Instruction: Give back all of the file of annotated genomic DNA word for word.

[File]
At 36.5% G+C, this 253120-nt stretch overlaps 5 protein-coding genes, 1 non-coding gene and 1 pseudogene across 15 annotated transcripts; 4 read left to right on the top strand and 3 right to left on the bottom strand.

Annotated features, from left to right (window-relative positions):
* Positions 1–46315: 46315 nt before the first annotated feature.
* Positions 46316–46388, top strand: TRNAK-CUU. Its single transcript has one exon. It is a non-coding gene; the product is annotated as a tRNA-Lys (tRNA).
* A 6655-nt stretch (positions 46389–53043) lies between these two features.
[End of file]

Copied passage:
At 36.5% G+C, this 253120-nt stretch overlaps 5 protein-coding genes, 1 non-coding gene and 1 pseudogene across 15 annotated transcripts; 4 read left to right on the top strand and 3 right to left on the bottom strand.

Annotated features, from left to right (window-relative positions):
* Positions 1–46315: 46315 nt before the first annotated feature.
* Positions 46316–46388, top strand: TRNAK-CUU. Its single transcript has one exon. It is a non-coding gene; the product is annotated as a tRNA-Lys (tRNA).
* A 6655-nt stretch (positions 46389–53043) lies between these two features.